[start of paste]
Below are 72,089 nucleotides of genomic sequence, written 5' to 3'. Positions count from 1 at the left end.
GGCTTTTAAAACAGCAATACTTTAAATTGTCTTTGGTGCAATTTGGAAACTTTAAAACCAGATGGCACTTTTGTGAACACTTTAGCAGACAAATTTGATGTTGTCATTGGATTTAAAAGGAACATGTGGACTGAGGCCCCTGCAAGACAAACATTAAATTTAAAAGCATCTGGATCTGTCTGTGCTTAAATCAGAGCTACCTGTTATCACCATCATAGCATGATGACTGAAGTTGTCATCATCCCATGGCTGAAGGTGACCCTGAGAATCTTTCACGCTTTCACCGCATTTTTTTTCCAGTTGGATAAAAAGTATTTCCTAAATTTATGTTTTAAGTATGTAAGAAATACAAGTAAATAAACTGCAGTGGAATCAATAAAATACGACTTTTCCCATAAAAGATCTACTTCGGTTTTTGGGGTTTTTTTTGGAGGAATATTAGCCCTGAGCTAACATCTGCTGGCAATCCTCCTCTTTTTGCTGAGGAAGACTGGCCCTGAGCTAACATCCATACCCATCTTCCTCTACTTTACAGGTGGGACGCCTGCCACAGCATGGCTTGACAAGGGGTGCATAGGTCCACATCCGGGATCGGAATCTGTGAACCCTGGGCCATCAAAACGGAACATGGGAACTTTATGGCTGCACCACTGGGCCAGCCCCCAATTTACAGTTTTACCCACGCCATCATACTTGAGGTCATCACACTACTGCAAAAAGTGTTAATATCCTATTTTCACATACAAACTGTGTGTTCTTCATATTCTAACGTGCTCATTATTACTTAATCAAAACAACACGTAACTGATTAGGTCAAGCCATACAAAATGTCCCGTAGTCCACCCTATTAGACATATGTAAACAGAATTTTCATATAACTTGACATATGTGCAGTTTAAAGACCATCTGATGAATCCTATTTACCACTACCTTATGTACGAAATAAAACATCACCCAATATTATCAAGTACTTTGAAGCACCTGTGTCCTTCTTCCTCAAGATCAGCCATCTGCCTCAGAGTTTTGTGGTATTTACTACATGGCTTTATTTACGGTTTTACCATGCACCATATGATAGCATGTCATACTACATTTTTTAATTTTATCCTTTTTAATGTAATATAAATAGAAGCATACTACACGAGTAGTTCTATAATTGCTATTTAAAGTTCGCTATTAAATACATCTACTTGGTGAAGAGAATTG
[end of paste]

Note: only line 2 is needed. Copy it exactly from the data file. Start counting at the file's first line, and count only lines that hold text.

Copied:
GGCTTTTAAAACAGCAATACTTTAAATTGTCTTTGGTGCAATTTGGAAACTTTAAAACCAGATGGCACTTTTGTGAACACTTTAGCAGACAAATTTGATGTTGTCATTGGATTTAAAAGGAACATGTGGACTGAGGCCCCTGCAAGACAAACATTAAATTTAAAAGCATCTGGATCTGTCTGTGCTTAAATCAGAGCTACCTGTTATCACCATCATAGCATGATGACTGAAGTTGTCATCATCCCATGGCTGAAGGTGACCCTGAGAATCTTTCACGCTTTCACCGCATTTTTTTTCCAGTTGGATAAAAAGTATTTCCTAAATTTATGTTTTAAGTATGTAAGAAATACAAGTAAATAAACTGCAGTGGAATCAATAAAATACGACTTTTCCCATAAAAGATCTACTTCGGTTTTTGGGGTTTTTTTTGGAGGAATATTAGCCCTGAGCTAACATCTGCTGGCAATCCTCCTCTTTTTGCTGAGGAAGACTGGCCCTGAGCTAACATCCATACCCATCTTCCTCTACTTTACAGGTGGGACGCCTGCCACAGCATGGCTTGACAAGGGGTGCATAGGTCCACATCCGGGATCGGAATCTGTGAACCCTGGGCCATCAAAACGGAACATGGGAACTTTATGGCTGCACCACTGGGCCAGCCCCCAATTTACAGTTTTACCCACGCCATCATACTTGAGGTCATCACACTACTGCAAAAAGTGTTAATATCCTATTTTCACATACAAACTGTGTGTTCTTCATATTCTAACGTGCTCATTATTACTTAATCAAAACAACACGTAACTGATTAGGTCAAGCCATACAAAATGTCCCGTAGTCCACCCTATTAGACATATGTAAACAGAATTTTCATATAACTTGACATATGTGCAGTTTAAAGACCATCTGATGAATCCTATTTACCACTACCTTATGTACGAAATAAAACATCACCCAATATTATCAAGTACTTTGAAGCACCTGTGTCCTTCTTCCTCAAGATCAGCCATCTGCCTCAGAGTTTTGTGGTATTTACTACATGGCTTTATTTACGGTTTTACCATGCACCATATGATAGCATGTCATACTACATTTTTTAATTTTATCCTTTTTAATGTAATATAAATAGAAGCATACTACACGAGTAGTTCTATAATTGCTATTTAAAGTTCGCTATTAAATACATCTACTTGGTGAAGAGAATTG